March 14, 2017 (Tuesday)

by Yule Heibel on March 13, 2018

The snow is beginning to thicken.

When I got up, there was already some snow on the ground, but none in the air. Not even, really, out over the horizon and the strip of ocean I can see beyond the tree tops. I sat down to meditate, thinking, before I did so, that I should go for a walk first thing. Have breakfast and just go. I thought, “Maybe this will be a March miracle and just graze us for some reason.”

During meditation, I asked myself the question (“Who or what are you resisting in your life right now?”) and I realized it’s my aimlessness. Just before that, as I was “settling in” and observing physical sensations, including sounds, I also noticed how quiet the damn road was because, obviously, on a blizzard-warned day like this, people weren’t – miracle of miracles – idiotically driving all over the fucking place. And I noticed how much I enjoy that quiet – the corollary being how much I hate the traffic noise.

I was reflecting on my resistance to my aimlessness, and again again again that hellhole [xyz-village] came to mind. The shitty childhood, the dysfunction, the undirectedness, the neglect, the abuse – and I realized, “I’m resisting EVERYTHING.” It was almost overwhelming. How can you build a proper life if you’re aimlessly flailing and resisting everything? You can flail and resist simultaneously if you live in a mean little brick house in [xyz-village]. Maybe winter always kills me because it reinforced the confinement to that wretched, sad house? In better weather, there was the garden, and the fields, and trees to climb into with a good book. Even the barn – converted to my father’s paint factory, pronto gone bankrupt – was interesting. Actually, it was always interesting with its powders, dyes, chemicals, machines, gears, tools, gold and silver leaf in special drawers, but in winter, when the house was even more dank and frigid than normal, the barn was impossible.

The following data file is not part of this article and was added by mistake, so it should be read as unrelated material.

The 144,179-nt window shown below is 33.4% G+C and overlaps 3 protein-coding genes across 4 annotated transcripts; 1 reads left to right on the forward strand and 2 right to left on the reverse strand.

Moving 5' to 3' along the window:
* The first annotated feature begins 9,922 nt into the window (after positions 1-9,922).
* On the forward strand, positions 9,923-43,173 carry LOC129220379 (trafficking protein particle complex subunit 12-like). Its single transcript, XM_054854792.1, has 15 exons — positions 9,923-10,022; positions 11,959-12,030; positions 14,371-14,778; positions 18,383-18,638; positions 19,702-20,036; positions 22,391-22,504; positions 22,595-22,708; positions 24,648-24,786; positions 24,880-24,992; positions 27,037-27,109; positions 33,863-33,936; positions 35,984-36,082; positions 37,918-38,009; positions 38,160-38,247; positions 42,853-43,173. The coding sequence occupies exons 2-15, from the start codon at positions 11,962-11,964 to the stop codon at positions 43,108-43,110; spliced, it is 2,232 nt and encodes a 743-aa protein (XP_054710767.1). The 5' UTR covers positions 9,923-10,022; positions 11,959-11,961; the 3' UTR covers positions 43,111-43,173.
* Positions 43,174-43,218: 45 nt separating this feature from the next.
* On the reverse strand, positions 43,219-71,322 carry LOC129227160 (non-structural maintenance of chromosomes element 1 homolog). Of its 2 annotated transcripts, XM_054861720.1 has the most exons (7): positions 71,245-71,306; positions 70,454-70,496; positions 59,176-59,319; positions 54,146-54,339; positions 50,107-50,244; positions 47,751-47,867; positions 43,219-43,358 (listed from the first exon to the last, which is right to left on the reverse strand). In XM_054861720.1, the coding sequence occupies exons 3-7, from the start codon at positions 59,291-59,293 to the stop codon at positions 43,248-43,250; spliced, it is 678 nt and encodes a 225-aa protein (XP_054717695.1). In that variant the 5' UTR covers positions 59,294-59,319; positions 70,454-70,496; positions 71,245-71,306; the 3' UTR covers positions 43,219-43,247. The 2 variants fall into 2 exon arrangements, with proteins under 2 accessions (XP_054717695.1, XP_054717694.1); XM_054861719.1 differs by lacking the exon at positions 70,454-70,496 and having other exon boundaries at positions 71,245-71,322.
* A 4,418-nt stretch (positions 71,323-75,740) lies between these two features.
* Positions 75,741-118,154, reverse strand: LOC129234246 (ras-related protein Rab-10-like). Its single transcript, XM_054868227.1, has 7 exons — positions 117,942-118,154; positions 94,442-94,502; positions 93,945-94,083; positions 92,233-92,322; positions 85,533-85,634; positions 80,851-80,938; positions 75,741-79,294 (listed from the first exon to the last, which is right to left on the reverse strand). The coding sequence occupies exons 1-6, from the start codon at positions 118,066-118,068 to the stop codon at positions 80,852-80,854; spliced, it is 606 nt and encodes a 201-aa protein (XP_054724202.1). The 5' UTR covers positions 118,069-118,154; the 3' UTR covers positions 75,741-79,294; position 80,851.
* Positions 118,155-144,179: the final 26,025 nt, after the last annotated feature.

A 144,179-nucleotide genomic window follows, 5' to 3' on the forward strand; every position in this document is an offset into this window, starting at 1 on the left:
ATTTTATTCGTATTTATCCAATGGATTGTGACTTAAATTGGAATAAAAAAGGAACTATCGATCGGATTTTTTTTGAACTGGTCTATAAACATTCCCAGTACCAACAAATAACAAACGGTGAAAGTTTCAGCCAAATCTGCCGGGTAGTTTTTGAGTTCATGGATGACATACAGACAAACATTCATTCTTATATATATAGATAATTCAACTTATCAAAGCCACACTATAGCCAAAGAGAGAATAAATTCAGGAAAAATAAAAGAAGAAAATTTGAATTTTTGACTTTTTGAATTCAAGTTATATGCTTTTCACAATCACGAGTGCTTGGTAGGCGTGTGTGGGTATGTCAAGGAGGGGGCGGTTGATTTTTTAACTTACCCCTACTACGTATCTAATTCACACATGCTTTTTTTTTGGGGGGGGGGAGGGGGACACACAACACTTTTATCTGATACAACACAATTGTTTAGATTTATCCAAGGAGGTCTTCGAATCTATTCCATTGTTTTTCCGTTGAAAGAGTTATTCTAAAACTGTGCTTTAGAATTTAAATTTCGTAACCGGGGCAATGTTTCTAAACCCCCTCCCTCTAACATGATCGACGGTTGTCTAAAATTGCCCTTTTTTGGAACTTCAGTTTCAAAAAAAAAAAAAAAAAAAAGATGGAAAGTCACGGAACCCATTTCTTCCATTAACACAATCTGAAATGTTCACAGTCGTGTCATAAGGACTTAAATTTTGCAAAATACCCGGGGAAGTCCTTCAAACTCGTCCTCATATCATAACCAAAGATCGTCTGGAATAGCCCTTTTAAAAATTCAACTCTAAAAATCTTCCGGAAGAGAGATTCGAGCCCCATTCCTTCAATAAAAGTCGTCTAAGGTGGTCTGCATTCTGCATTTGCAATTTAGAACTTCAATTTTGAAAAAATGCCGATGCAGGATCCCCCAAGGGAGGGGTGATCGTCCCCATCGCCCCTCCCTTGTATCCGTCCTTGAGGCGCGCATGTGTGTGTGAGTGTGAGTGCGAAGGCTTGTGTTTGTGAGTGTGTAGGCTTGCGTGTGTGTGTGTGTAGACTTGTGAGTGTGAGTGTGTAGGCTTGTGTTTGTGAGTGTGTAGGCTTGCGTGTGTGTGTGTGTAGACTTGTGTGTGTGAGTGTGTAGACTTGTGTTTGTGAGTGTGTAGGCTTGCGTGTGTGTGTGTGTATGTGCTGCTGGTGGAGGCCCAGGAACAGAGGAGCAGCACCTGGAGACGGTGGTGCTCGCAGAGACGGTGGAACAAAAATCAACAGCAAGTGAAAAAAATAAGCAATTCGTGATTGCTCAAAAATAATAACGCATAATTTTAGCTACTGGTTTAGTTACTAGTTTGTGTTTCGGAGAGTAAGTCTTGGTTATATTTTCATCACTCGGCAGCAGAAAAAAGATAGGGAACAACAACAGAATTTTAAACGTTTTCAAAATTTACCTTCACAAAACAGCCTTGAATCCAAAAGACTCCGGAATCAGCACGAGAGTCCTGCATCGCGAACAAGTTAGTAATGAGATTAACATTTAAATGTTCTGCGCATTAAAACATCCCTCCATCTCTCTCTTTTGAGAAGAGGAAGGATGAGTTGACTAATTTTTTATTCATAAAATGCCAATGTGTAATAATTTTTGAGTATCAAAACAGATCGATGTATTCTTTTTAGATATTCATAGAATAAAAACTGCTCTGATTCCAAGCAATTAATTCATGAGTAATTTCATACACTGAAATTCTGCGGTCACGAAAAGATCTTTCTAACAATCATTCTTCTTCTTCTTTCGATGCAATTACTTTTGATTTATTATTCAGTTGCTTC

So – better weather, some warmth, even fall with its change-over to woolens and the warmth of a kitchen set to holiday baking (I’m not sure my mother kept this up all the time, every year, but I have at least one fond memory of her going all out on a Christmas cookie baking spree: it was cozy) – these things brought joy and pleasure. The inevitable post-holiday crash, relieved only by B.’s manic – truly manic – carnival preparations, a huge communal effort in that part of the country, but forever associated in my mind with late winter rain and mud: the damp, the soggy and soaking wetness, the post-holiday crash was crushing. And even though we weren’t religious, Lent was an absolutely appropriate shitty season. “Relieved,” ha!, by Easter, a holiday I never understood, even though my father, an ex-Catholic eternally beholden to fecundity, made a point once or twice or three times of hiding Easter eggs. Once, the weather was good enough to hide them outdoors. Usually it wasn’t and he hid them indoors. My mother wouldn’t touch this frivolity, although she did supervise dyeing and decorating the eggs. That was food-related; the fact that the eggs needed coloring first was simply another ridiculous whim foisted on her by my father, like those seven daughters she never wanted (so she told me, Number Seven).

I am so sick of being aimless. It almost feels as though now, growing old, I’m returning to the darkness of  my childhood – and that’s what so many, too many, of these entries have been all about. And I don’t want to return there. I asked, toward the end of the meditation, for my “guardian angel” to “return” to me, at which point I began crying profusely. When I opened my eyes, the sky was thick with snow, a strong wind blowing it nearly horizontally, great clouds of it wafting through the settling, lowering sky.

(I haven’t touched on yesterday, which was crazy-rushed because we got A. to his post-surgery checkup and packed and set off for Logan Airport afterward. He changed his flight from today to yesterday. The KEF-SXF leg was rerouted to Hamburg, though. Still haven’t heard from him. Winter travel…)

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